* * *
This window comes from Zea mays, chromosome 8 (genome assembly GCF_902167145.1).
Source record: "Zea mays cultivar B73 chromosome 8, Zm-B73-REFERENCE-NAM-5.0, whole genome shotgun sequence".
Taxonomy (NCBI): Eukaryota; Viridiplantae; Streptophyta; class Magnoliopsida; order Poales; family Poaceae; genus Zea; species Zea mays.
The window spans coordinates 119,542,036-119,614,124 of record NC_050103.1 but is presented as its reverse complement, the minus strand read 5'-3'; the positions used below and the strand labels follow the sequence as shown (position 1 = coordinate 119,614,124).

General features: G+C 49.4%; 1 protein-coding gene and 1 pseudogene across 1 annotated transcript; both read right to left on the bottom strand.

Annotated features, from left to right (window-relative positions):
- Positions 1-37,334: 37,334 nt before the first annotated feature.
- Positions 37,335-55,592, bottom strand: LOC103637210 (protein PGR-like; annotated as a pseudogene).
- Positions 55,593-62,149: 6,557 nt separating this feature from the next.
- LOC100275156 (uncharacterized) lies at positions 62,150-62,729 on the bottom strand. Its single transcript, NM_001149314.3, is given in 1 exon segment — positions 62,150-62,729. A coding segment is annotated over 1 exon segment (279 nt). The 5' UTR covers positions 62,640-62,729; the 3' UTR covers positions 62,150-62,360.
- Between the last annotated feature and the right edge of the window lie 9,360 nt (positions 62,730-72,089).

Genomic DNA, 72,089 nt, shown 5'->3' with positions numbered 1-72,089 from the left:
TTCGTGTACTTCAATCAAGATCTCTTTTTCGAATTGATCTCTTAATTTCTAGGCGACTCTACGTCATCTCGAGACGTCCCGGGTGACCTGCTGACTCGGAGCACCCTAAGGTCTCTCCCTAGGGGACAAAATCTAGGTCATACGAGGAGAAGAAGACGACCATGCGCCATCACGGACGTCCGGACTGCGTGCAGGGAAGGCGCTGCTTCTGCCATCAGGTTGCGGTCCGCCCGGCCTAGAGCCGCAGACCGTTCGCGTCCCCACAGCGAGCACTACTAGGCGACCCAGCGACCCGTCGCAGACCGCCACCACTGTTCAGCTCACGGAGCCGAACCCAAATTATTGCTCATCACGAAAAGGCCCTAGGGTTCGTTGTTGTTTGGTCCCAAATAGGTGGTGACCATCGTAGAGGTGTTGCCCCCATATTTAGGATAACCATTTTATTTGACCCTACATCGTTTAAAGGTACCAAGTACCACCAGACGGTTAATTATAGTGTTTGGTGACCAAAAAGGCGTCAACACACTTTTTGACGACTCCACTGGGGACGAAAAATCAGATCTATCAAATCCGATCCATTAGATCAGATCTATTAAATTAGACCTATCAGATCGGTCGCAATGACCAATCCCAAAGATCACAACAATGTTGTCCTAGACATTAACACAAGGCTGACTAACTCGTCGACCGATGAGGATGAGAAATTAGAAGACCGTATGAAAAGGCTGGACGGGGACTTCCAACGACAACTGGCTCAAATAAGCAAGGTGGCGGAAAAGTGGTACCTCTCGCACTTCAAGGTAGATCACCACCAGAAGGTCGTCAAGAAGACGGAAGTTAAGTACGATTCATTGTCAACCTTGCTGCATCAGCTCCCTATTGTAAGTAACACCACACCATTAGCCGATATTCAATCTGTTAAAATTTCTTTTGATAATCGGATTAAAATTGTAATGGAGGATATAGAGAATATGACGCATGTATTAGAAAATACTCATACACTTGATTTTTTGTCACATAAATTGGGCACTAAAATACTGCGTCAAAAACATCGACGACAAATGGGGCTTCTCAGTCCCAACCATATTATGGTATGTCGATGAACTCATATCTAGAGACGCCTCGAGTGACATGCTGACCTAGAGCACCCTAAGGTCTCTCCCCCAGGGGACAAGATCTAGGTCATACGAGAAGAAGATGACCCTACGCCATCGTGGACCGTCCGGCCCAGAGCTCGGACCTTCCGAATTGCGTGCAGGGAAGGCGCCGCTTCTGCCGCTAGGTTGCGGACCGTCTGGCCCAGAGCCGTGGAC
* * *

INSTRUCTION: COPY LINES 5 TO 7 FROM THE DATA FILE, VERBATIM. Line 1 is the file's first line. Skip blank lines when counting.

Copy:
General features: G+C 49.4%; 1 protein-coding gene and 1 pseudogene across 1 annotated transcript; both read right to left on the bottom strand.

Annotated features, from left to right (window-relative positions):
- Positions 1-37,334: 37,334 nt before the first annotated feature.